Question Video: Finding the Square of Complex Numbers in Algebraic Form | Nagwa Question Video: Finding the Square of Complex Numbers in Algebraic Form | Nagwa

Question Video: Finding the Square of Complex Numbers in Algebraic Form Mathematics • First Year of Secondary School

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Given that 𝑍 = 5√(3) βˆ’ 5𝑖, determine the algebraic form of 𝑍².

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Video Transcript

Given that 𝑍 is equal to five root three minus five 𝑖, determine the algebraic form of 𝑍 squared.

In this question, we’re given a complex number 𝑍. And we’re asked to determine the algebraic form of 𝑍 squared. To do this, we’re first going to need to recall what we mean by the algebraic form of a complex number. We recall when we say a complex number is in algebraic form if it’s in the form π‘Ž plus 𝑏𝑖, where both π‘Ž and 𝑏 are real numbers. So, in fact, we can see that 𝑍 is already given in algebraic form since five root three and negative five are both real numbers.

So, the question wants us to find an expression for 𝑍 squared in algebraic form. Remember, this is five root three minus five 𝑖 all squared. And to do this, remember, when we’re squaring a number, we’re multiplying it by itself. In other words, 𝑍 squared is equal to five root three minus five 𝑖 multiplied by five root three minus five 𝑖. Now, we can see we’re multiplying two complex numbers given in algebraic form together. However, another way of looking at this is we’re multiplying two binomials together. So, one way of doing this will be to use the FOIL method.

First, the FOIL method tells us we need to multiply the first two terms of our binomials together. This gives us five root three multiplied by five root three. Next, the FOIL method tells us we need to add on the products of the outer two terms together. So, we add on five root three multiplied by negative five 𝑖. The next step in the FOIL method is to add on the products of the inner two terms together. And in this case, that’s negative five 𝑖 multiplied by five root three. Finally, the last step in the FOIL method is to add the product of the last two terms together. And in this case, that’s negative five 𝑖 multiplied by negative five 𝑖.

So, now, we’ve distributed over our parentheses, and we have five terms. And we can simplify each of these terms separately. First, to multiply five root three by five root three, we have five times five is equal to 25 and root three multiplied by root three is equal to three. So this gives us 25 multiplied by three, which is equal to 75. Now, to simplify our second term, we have five root three multiplied by negative five 𝑖.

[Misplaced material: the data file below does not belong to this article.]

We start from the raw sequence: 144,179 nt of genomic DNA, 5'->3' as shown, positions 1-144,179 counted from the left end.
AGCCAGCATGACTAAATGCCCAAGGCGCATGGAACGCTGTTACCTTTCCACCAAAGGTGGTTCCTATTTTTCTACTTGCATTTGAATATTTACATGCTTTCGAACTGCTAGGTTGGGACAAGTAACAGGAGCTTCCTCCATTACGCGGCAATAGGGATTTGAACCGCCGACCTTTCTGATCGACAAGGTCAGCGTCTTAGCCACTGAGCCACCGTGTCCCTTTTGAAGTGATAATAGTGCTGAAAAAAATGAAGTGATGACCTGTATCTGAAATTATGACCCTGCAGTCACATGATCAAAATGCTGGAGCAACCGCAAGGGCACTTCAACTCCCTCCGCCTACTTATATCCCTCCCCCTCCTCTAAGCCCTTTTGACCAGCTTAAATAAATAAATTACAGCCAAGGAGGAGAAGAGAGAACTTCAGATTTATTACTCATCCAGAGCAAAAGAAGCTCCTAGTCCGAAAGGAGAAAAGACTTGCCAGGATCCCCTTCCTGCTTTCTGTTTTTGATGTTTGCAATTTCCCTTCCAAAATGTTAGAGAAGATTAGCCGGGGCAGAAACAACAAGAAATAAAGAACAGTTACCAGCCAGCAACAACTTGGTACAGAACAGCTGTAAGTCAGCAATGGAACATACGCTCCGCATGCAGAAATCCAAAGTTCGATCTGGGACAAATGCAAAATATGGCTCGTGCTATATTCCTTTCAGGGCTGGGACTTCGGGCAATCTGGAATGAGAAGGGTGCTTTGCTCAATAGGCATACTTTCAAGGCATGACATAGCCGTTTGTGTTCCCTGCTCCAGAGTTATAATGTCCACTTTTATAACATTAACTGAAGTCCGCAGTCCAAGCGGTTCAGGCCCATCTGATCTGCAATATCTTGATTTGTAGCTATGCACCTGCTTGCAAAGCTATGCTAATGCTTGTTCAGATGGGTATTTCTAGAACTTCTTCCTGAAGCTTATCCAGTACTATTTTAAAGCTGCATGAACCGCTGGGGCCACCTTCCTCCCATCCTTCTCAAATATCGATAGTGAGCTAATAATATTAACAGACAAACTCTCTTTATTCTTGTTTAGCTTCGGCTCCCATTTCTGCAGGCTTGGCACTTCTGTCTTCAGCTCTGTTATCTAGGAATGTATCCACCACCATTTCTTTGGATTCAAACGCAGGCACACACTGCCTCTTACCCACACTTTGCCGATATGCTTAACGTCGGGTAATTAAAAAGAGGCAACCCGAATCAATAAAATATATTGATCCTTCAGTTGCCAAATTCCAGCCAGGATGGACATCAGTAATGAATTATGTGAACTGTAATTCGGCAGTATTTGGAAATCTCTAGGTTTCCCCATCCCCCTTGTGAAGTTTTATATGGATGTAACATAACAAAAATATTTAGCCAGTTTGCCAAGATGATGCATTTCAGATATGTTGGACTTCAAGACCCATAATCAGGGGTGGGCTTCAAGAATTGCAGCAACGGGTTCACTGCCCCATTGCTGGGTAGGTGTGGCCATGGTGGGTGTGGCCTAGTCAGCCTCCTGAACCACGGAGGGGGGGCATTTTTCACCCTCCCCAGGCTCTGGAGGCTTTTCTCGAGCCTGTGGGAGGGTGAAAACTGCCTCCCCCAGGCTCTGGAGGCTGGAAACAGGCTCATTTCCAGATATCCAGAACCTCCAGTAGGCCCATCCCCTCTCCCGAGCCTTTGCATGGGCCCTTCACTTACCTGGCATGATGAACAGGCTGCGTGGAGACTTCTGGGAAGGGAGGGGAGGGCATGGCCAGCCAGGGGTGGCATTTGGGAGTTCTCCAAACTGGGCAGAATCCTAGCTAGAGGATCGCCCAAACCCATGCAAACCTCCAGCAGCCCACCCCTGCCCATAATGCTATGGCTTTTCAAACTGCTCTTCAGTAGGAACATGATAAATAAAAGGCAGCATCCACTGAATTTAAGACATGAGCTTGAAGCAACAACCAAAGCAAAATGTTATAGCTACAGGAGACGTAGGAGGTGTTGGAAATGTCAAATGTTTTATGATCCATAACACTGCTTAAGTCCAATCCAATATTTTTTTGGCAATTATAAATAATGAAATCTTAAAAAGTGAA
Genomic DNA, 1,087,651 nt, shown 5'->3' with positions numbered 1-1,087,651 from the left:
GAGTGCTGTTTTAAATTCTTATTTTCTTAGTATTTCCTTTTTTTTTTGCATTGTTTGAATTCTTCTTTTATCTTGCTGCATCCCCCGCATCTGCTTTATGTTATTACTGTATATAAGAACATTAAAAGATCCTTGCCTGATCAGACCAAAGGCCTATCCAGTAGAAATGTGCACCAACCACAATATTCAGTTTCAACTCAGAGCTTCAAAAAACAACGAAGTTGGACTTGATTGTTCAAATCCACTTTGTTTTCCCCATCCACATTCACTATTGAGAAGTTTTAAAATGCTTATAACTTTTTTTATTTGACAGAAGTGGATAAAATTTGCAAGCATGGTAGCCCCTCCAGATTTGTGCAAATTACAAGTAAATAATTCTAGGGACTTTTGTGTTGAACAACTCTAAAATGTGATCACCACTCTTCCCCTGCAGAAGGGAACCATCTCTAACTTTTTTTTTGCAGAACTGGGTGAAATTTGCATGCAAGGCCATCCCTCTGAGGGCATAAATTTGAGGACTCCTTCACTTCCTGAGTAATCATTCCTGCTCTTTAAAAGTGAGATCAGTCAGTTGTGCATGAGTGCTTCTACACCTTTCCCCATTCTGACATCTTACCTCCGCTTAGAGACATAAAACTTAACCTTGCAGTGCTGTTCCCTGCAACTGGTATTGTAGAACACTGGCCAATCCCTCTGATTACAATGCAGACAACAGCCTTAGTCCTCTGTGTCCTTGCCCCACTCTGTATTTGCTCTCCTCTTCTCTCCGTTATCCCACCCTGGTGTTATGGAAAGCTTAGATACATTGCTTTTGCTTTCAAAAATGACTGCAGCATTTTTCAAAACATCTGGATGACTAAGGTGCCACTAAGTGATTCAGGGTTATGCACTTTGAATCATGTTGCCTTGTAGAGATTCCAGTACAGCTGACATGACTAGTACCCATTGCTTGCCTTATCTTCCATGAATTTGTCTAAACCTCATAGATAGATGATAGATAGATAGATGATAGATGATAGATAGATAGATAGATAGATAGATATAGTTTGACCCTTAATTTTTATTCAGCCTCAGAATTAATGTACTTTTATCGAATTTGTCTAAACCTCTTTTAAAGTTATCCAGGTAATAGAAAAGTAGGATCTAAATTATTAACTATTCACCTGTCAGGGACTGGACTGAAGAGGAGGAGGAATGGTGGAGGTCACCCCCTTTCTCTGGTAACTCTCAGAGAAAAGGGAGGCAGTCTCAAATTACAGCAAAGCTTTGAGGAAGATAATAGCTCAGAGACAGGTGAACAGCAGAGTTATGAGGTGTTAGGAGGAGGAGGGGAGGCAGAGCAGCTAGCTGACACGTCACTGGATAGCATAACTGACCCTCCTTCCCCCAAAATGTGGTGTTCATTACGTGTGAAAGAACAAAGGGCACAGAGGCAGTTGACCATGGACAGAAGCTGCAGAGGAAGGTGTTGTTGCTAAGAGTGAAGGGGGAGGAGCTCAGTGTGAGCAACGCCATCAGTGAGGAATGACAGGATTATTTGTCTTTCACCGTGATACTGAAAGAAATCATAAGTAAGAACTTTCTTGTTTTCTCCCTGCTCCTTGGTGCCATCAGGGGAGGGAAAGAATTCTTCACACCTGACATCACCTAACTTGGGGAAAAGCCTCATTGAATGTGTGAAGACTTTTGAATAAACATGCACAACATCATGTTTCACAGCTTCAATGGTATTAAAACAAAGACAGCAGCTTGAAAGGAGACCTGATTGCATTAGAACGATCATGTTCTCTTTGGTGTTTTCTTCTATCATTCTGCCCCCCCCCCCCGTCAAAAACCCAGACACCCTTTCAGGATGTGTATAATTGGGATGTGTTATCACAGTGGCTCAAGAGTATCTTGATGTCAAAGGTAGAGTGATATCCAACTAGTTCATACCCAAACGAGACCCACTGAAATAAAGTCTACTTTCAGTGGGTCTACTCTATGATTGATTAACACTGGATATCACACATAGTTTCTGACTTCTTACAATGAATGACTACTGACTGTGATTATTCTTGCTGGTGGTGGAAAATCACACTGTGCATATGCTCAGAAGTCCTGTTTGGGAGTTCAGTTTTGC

We want to find the coefficient of 𝑖. So, we need to multiply five root three by negative five. And of course negative five times five is negative 25. So, this simplifies to give us negative 25 root three 𝑖. And in fact, we get exactly the same story with our third term. This also simplifies to give us negative 25 root three 𝑖. We want to do the same with our fourth term. So, we start by multiplying the negative fives together, and that gives us positive 25. However, we still have two factors of 𝑖. So, we need to multiply this by 𝑖 squared. So, now, we’ve shown this is equal to 75 minus 25 root three 𝑖 minus 25 root three 𝑖 plus 25𝑖 squared.

However, there’s more simplification we can do. We can see that our second and third term are equal. So, we can just add these together to get negative 50 root three 𝑖. And there’s still more simplification we can do. We can notice in our third term we have a factor of 𝑖 squared. And remember, 𝑖 is the square root of negative one. So, 𝑖 squared will be the square root of negative one squared, which is, of course, just equal to negative one. So, we can replace 𝑖 squared with negative one, which means we’re now subtracting 25 in our expression. And now, we see we have 75 minus 25, which is, of course, equal to 50, giving us our final answer of 50 minus 50 root three 𝑖.

And we could leave our answer here; however, there is one thing worth pointing out. We can see we’re squaring a binomial expression. And because multiplication in this fashion is commutative, we could’ve also done this by using the binomial formula. By applying this, we have π‘Ž plus 𝑏𝑖 all squared is equal to π‘Ž squared plus two times π‘Žπ‘π‘– plus 𝑏𝑖 all squared. However, this isn’t all we can do. We can also distribute the square over our final parentheses. This will give us a factor of 𝑖 squared and a factor of 𝑏 squared.

And of course, we know 𝑖 squared is equal to negative one. So instead of adding 𝑏𝑖 all squared, we can subtract 𝑏 squared. And this would then give us a second way of answering this question. We could just substitute the values of π‘Ž and 𝑏 into this formula. Either method would work and would give us the correct algebraic expression for 𝑍 squared.

Therefore, we were able to show if 𝑍 is equal to five root three minus five 𝑖, then we have two methods for determining the algebraic form of 𝑍 squared. Using both methods, we’ll get 50 minus 50 root three 𝑖.

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